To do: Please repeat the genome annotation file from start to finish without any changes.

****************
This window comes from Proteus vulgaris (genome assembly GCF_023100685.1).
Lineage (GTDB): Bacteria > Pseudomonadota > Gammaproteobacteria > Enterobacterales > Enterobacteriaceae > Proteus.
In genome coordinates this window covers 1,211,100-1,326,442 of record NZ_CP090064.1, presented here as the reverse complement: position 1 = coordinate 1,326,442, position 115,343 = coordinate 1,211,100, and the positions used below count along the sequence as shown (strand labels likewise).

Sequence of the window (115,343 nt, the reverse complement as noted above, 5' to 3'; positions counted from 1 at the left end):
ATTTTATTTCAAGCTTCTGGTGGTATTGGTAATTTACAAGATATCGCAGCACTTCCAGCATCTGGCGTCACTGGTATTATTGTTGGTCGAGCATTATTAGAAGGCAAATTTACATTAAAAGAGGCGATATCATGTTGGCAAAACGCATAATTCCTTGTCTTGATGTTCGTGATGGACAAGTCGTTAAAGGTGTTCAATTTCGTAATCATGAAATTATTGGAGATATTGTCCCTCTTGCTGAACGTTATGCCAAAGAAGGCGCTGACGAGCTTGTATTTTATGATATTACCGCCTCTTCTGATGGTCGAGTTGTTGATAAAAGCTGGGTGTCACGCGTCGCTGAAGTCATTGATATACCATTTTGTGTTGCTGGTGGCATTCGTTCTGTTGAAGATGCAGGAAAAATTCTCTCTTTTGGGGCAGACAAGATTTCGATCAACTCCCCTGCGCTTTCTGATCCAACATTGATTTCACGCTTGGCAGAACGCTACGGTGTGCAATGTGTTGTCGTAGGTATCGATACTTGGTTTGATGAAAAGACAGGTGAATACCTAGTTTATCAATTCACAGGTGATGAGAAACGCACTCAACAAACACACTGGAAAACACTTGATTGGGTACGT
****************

This window comes from Proteus vulgaris (genome assembly GCF_023100685.1).
Lineage (GTDB): Bacteria > Pseudomonadota > Gammaproteobacteria > Enterobacterales > Enterobacteriaceae > Proteus.
In genome coordinates this window covers 1,211,100-1,326,442 of record NZ_CP090064.1, presented here as the reverse complement: position 1 = coordinate 1,326,442, position 115,343 = coordinate 1,211,100, and the positions used below count along the sequence as shown (strand labels likewise).

Sequence of the window (115,343 nt, the reverse complement as noted above, 5' to 3'; positions counted from 1 at the left end):
ATTTTATTTCAAGCTTCTGGTGGTATTGGTAATTTACAAGATATCGCAGCACTTCCAGCATCTGGCGTCACTGGTATTATTGTTGGTCGAGCATTATTAGAAGGCAAATTTACATTAAAAGAGGCGATATCATGTTGGCAAAACGCATAATTCCTTGTCTTGATGTTCGTGATGGACAAGTCGTTAAAGGTGTTCAATTTCGTAATCATGAAATTATTGGAGATATTGTCCCTCTTGCTGAACGTTATGCCAAAGAAGGCGCTGACGAGCTTGTATTTTATGATATTACCGCCTCTTCTGATGGTCGAGTTGTTGATAAAAGCTGGGTGTCACGCGTCGCTGAAGTCATTGATATACCATTTTGTGTTGCTGGTGGCATTCGTTCTGTTGAAGATGCAGGAAAAATTCTCTCTTTTGGGGCAGACAAGATTTCGATCAACTCCCCTGCGCTTTCTGATCCAACATTGATTTCACGCTTGGCAGAACGCTACGGTGTGCAATGTGTTGTCGTAGGTATCGATACTTGGTTTGATGAAAAGACAGGTGAATACCTAGTTTATCAATTCACAGGTGATGAGAAACGCACTCAACAAACACACTGGAAAACACTTGATTGGGTACGT